RALEIGH, N.C. (WNCN) – A bill to legalize marijuana for medical use in North Carolina may not get a vote until next year, lawmakers said this week as the state budget and the redistricting process have become the primary issues being worked on in the final months of the year.
Lawmakers in the Senate held multiple hearings in recent months on the bill, but those advocating for it to pass say there are still some issues with it they’re trying to resolve before moving forward with a vote.
“There’s far more moving parts to this thing than I thought there was when we began,” said Sen. Paul Lowe (D-Forsyth), who is part of a bipartisan group of lawmakers sponsoring the bill. “We want to make sure we get it right.”
Republican Senate leader Phil Berger said while a final decision has not been made, the bill may not be on the Senate floor until lawmakers return to Raleigh for next spring’s session.
“We continue to need to look at the wording of the bill, experiences that other states have had,” he said.
As it stands, the bill would allow marijuana to be used for specified “debilitating medical conditions” such as cancer, epilepsy and PTSD. There would be limits on the time of day it could be sold, how close a medical cannabis center could be to schools or churches and a limit of 10 licenses to suppliers who could open up to four medical cannabis centers.
Sen. Lowe said senators have had discussions with Democratic Atty. Gen. Josh Stein’s office as well as they try to resolve concerns.
Stein said earlier this year he supports the concept of legalizing marijuana for medical use, but also cautioned that the state needs to be mindful
“A lot of other states legalized medical marijuana and then they legalized adult use and the two regulatory regimes did not mesh,” he said. “If North Carolina does go forward with medical marijuana, I want to make sure that it does so in the smartest, most protective way possible.”
Some Republican lawmakers are opposed to the bill because they’re concerned ultimately it would be the first step toward full legalization, which Virginia has done.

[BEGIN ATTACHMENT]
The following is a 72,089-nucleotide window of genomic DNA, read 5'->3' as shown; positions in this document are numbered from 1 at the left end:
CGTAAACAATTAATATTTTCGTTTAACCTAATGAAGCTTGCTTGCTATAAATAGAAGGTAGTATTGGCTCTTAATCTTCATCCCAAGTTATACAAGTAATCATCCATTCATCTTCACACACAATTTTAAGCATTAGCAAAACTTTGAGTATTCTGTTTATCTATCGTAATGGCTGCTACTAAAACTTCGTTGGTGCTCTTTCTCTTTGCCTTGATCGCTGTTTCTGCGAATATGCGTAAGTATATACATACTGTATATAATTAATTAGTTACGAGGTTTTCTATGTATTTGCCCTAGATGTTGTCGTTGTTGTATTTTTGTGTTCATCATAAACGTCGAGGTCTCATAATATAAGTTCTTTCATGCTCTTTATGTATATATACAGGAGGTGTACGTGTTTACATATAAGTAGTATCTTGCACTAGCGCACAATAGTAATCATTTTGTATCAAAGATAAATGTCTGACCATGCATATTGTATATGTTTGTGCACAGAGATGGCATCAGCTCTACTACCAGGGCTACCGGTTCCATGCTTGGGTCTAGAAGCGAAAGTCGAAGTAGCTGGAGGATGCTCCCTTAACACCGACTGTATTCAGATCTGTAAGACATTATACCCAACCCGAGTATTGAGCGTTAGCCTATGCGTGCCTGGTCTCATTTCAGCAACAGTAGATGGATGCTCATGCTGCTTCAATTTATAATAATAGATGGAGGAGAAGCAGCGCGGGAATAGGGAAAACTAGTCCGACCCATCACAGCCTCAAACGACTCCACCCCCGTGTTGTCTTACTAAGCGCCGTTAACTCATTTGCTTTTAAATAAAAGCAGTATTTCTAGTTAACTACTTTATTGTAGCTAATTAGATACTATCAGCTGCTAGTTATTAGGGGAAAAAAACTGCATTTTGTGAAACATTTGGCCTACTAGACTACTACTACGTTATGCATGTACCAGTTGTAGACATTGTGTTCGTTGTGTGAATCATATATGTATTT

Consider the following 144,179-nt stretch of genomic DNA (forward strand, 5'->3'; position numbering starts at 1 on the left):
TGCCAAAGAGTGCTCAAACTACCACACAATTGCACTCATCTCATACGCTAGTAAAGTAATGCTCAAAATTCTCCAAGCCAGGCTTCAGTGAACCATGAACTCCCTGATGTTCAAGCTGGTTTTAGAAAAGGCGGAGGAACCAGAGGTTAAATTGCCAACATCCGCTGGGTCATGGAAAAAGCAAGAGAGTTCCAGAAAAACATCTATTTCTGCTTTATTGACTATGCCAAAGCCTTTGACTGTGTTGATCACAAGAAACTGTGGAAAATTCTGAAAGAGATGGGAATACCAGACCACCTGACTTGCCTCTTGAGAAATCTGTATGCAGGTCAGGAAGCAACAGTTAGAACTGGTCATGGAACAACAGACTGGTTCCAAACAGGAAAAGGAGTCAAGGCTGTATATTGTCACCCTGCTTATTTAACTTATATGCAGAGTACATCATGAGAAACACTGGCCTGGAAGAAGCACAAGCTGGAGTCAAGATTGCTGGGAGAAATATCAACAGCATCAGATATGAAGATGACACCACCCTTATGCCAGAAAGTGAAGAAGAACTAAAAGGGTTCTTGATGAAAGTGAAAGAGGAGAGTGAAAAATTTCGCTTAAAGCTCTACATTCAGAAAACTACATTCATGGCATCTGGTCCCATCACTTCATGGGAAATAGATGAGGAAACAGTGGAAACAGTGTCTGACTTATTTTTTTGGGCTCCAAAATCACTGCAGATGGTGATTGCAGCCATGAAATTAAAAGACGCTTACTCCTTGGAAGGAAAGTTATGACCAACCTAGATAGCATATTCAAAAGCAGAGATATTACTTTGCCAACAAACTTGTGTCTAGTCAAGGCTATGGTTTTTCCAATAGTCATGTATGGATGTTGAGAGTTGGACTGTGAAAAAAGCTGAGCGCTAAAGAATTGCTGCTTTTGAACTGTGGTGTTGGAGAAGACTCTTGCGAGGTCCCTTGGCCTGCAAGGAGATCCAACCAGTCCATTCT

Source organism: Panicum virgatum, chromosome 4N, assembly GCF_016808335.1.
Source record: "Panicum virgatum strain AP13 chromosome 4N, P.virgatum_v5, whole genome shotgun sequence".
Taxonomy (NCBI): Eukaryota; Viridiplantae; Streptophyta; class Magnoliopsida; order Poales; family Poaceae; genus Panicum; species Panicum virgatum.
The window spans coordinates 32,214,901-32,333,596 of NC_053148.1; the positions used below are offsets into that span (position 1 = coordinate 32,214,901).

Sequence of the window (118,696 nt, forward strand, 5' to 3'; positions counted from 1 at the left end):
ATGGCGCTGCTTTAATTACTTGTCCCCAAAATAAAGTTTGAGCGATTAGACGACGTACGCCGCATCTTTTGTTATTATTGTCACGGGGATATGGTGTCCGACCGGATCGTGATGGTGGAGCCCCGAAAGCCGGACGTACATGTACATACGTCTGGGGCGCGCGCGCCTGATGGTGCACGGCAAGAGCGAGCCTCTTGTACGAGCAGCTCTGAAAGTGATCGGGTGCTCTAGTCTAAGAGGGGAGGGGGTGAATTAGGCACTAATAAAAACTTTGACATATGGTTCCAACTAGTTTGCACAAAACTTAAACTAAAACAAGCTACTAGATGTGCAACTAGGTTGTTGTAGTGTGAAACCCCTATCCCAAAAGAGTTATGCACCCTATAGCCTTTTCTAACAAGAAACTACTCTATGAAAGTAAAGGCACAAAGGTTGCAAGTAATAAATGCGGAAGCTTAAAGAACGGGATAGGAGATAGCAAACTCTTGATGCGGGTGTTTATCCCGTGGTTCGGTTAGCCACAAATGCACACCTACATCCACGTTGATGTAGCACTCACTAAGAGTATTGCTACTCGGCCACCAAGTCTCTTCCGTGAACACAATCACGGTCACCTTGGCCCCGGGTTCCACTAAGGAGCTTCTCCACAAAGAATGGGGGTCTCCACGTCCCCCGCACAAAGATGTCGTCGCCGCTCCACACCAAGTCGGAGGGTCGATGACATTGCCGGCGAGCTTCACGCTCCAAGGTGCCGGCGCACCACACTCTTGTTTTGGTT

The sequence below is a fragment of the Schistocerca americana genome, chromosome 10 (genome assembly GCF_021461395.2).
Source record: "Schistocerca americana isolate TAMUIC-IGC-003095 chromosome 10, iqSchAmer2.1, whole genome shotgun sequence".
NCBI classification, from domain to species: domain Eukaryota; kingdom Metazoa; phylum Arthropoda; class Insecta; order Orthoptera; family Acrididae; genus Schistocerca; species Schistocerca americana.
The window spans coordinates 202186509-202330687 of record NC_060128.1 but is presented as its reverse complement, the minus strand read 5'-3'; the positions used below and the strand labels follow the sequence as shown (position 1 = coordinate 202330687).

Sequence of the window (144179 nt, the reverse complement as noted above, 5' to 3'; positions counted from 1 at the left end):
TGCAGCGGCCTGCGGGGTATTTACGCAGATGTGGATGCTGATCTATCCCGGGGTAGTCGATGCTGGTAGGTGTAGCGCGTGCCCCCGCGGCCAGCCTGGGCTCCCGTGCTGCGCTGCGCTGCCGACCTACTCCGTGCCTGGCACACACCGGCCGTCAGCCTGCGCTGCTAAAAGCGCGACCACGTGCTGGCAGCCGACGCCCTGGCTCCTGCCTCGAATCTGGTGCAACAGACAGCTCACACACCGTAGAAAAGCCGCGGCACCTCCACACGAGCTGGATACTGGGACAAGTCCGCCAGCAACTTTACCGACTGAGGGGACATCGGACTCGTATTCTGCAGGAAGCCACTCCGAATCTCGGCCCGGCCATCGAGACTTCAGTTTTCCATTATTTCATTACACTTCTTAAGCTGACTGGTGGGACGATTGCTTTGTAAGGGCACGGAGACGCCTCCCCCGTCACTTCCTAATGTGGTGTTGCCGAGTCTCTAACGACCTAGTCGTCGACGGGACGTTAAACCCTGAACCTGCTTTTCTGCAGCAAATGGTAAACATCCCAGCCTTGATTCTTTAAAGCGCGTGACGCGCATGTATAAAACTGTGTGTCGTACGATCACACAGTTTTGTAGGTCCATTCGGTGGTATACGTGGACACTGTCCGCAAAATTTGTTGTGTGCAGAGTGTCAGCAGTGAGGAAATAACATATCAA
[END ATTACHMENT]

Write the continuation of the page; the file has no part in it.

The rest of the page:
“I think they use those who are suffering from these serious diseases as an opportunity to further their agenda,” Sen. Ralph Hise (R-Mitchell County) said during a hearing last month.
Chris Suttle advocates for legalizing marijuana and started CIC Consultants, which stands for Change Is Coming. He said it could benefit people like him dealing with chronic medical conditions.
“No bill is perfect,” he said. “It doesn’t matter the reasons behind the delays as much as it matters that we don’t lose the passion, we don’t lose the fight and the energy that we’ve always had going forward.”
Garrett Perdue, CEO of Root Bioscience and one of the founding members of N.C. Families for Medical Cannabis, said “time is the issue” when it comes to the possibility of a vote occurring this year.
The state’s budget is still unresolved almost three months into the current fiscal year, and lawmakers are traveling the state holding public hearings on redistricting as they prepare to draw district maps for the 2022 elections.
“While disappointing it is heartening to see the quality of the conversation taking place,” said Perdue, whose company sells various CBD products.
He said even if the bill does pass the Senate, he expects there to be significant issues to resolve in the House, such as the number of conditions that qualify, the number of access points across the state and whether the bill makes it hard for NC-based businesses to get licenses.
According to the National Conference of State Legislatures, 36 states have legalized cannabis products for medical use. Virginia has legalized marijuana for recreational use as well, with sales expected to begin in 2024.